Acts 9:14  And here he hath authority from the chief priests to bind all that call on thy name.
Acts 9:15  But the Lord said unto him, Go thy way: for he is a chosen vessel unto me, to bear my name before the Gentiles, and kings, and the children of Israel:
Acts 9:16  For I will shew him how great things he must suffer for my name's sake.
Acts 9:17  And Ananias went his way, and entered into the house; and putting his hands on him said, Brother Saul, the Lord, even Jesus, that appeared unto thee in the way as thou camest, hath sent me, that thou mightest receive thy sight, and be filled with the Holy Ghost.
Acts 9:18  And immediately there fell from his eyes as it had been scales: and he received sight forthwith, and arose, and was baptized.
Acts 9:19  And when he had received meat, he was strengthened. Then was Saul certain days with the disciples which were at Damascus.
Acts 9:20  And straightway he preached Christ in the synagogues, that he is the Son of God.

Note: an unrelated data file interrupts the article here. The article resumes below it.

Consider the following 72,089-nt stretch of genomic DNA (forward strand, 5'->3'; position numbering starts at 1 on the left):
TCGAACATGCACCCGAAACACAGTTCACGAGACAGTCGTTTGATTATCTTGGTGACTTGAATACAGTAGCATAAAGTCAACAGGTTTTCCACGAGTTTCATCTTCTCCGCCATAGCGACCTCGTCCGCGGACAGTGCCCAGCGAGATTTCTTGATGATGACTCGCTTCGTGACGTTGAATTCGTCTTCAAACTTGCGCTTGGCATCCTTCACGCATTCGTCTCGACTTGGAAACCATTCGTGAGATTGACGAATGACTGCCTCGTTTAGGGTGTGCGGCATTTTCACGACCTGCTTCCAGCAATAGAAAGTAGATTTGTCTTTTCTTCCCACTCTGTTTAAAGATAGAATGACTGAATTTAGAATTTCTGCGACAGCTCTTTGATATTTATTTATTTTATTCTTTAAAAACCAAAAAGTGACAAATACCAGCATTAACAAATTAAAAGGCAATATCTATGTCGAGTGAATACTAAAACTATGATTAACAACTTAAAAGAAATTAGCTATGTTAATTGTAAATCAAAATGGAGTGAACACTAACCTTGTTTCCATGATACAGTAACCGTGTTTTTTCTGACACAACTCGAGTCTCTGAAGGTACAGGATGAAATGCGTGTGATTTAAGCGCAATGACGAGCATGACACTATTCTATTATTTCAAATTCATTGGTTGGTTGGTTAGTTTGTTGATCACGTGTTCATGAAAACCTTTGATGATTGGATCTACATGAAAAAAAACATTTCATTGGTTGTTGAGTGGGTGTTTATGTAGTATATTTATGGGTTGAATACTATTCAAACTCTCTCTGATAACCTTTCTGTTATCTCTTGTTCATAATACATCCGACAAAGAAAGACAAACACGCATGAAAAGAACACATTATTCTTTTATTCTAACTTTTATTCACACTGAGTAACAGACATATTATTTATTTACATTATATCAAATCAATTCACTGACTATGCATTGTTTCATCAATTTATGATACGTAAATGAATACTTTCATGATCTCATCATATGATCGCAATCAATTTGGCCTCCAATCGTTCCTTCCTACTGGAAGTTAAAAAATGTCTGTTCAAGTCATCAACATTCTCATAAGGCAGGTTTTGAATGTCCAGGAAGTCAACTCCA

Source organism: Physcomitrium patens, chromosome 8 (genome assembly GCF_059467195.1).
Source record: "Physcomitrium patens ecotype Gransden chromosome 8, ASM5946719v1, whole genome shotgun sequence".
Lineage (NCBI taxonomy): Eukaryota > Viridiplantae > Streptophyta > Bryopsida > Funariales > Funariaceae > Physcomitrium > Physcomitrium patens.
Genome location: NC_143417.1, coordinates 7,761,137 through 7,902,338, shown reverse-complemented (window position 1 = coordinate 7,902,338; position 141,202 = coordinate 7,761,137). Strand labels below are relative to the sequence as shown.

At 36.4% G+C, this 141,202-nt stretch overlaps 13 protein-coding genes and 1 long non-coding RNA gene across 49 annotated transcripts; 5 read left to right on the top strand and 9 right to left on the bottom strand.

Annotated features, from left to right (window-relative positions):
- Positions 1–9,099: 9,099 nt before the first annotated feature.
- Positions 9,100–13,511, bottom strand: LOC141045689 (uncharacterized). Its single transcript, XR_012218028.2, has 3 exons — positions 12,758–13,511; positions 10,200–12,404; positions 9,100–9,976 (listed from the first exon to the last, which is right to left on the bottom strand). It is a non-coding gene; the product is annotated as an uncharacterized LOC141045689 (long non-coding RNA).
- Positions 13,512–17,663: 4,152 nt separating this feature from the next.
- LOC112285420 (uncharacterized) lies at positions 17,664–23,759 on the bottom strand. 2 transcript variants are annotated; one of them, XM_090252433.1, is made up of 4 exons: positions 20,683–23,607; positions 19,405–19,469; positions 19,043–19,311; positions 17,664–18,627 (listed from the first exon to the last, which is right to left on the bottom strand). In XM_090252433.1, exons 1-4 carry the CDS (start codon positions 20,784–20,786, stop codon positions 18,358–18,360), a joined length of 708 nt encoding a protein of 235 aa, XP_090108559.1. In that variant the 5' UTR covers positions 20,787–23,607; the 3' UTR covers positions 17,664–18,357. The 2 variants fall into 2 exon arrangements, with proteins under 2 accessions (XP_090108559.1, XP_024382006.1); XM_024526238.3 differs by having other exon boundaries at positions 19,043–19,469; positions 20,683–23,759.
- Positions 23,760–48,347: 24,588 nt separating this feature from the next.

Saul, the old man, is gone and born again as Paul, a servant of Christ.
____________________

Love In Christ,
Tom
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« Reply #28 on: November 21, 2003, 10:45:50 PM »

I hope this is not off-topic...a small but interesting thing I've noted recently is, that Paul did not consume nourishment until after he had been baptized. Here I waited 7 years to do it; he was so earnest about it, he didn't even take breakfast until baptism had taken place.
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Reba
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« Reply #29 on: November 21, 2003, 11:00:38 PM »

Interesting    Smiley